The whole monologue is the recording of a video message. Boxing club trainer, Ray feels compelled to tell the truth for once. He was going to put everything down in a letter to son ‘Bomber (the ex-boxer), but he believes the sincerity of the true confessions will show in his face and that seeing his facial expressions as he speaks the words will do it more tangibly.
What is it that Ray has in common with his lad? Nothing and everything it seems, because whether you care anything about boxing, or not, this will move you.
The beauty of The Pyramid Texts is that the story, on the surface, is of boxing and what that means for someone who experiences the draw of the sport in philosophical ways, more than the physical. Ray’s autobiographical account of his personal involvement with it, the lessons he learned; telling of the nurturing approach he took with his young gym members and how the boxing elite inspired him. He is relaying these stories to his son digitally and even if his ‘boy’ may have already heard the tales (many were experiences they had shared after all); Ray has never revealed before, in such raw honesty, the strength of feelings he holds for his son, for their lives, his love for him; his hopes and fears; and regrets; quite like this!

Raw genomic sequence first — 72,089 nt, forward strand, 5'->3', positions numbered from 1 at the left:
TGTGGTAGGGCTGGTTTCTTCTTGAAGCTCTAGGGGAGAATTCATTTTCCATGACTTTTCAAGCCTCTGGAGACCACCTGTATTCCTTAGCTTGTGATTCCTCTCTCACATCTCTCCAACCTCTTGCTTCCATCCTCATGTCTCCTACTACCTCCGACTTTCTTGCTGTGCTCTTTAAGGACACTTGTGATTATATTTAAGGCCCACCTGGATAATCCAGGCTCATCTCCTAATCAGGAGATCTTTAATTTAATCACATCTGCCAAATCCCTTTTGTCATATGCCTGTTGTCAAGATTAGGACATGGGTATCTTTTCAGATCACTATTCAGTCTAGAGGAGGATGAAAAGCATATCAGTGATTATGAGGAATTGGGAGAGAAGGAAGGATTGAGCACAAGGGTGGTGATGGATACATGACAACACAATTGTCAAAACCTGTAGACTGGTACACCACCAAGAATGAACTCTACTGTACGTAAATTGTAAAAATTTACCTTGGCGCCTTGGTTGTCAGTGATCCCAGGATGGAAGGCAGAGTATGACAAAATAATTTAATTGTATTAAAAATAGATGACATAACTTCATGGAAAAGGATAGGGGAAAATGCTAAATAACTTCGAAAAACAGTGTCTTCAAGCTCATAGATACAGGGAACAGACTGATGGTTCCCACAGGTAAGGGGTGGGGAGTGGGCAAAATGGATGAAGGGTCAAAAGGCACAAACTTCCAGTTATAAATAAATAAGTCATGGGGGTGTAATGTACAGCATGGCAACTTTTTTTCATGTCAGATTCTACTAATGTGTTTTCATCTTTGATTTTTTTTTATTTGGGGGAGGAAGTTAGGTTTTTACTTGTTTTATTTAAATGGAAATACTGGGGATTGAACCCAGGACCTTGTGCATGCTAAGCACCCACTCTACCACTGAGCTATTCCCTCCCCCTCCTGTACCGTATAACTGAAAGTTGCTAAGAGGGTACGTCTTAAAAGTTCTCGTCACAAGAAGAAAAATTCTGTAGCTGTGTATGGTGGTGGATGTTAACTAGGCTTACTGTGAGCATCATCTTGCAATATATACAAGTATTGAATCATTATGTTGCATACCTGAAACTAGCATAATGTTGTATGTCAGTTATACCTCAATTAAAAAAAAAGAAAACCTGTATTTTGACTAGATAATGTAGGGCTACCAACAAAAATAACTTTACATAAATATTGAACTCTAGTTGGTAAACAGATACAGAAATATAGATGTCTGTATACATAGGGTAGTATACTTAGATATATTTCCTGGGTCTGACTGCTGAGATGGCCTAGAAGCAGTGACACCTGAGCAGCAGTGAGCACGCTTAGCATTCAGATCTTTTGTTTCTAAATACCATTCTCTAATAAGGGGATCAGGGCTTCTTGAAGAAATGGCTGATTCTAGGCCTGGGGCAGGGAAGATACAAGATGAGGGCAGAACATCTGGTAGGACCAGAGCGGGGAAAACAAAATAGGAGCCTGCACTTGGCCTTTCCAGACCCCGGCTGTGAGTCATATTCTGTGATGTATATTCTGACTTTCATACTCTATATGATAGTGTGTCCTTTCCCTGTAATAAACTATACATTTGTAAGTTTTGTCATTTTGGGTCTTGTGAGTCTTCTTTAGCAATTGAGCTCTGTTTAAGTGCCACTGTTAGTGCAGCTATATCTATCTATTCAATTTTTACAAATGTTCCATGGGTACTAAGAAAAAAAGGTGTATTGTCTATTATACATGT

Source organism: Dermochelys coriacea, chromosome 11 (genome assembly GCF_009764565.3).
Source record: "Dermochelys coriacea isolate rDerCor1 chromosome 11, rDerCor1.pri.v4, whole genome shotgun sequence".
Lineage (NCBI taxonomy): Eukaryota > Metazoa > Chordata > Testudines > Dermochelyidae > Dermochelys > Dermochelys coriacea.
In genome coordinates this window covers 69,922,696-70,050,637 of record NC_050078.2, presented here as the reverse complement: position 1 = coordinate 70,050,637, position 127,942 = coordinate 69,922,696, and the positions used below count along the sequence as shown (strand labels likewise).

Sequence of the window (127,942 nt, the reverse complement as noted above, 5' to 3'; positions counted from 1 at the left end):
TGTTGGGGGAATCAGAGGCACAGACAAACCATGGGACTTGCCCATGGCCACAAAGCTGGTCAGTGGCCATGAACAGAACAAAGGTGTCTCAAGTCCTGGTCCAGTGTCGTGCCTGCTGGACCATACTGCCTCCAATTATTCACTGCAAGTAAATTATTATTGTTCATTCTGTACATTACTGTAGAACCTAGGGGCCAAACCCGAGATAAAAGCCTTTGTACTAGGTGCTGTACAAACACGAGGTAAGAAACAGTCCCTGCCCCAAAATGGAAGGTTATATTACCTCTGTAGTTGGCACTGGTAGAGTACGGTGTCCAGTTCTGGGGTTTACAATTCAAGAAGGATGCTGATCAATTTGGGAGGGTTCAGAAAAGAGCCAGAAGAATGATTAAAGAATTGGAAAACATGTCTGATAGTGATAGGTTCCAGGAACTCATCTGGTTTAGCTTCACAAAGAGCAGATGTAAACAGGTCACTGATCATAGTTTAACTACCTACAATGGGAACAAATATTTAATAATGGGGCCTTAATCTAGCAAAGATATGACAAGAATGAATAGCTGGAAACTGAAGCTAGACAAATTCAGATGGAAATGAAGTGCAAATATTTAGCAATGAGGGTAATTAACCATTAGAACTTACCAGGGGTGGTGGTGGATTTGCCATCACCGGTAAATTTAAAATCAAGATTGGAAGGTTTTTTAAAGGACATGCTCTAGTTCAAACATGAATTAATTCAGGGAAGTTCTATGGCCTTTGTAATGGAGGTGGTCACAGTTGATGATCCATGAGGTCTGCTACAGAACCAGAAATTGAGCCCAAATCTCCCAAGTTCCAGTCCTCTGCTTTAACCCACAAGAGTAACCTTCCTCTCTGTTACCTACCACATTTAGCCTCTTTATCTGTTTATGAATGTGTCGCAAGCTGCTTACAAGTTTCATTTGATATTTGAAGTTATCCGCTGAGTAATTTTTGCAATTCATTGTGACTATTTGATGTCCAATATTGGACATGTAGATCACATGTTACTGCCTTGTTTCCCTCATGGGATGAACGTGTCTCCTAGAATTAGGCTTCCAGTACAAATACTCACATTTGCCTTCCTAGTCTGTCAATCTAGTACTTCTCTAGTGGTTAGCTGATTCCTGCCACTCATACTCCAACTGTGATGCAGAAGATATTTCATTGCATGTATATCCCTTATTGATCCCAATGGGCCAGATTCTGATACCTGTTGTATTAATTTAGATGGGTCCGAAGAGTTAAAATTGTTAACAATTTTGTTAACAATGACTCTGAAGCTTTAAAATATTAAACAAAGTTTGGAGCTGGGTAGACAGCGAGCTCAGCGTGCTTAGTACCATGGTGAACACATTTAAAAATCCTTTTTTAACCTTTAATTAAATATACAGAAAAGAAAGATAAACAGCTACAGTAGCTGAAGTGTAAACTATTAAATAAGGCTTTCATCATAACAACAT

The writing is excellent throughout. The performance is incredible, and if you may already be feeling somewhat claustrophobic due to the doubled seating ‘love seats’ (as someone put it) in The Door’s studio setting at The Rep, the hour long fascination and fixation of the one man feat on stage makes it an intoxicating, quite intense theatrical experience all in all.
Performed by Christopher Fairbank
Written by Geoff Thompson
Directed by Michael Vale
Theatre critic, Debra Hall attended press night of The Pyramid Texts at Birmingham Repertory Theatre (The Door) on Tuesday 26 May 2015. A repeat publication of this review appears at Remotegoat
The show is ON TOUR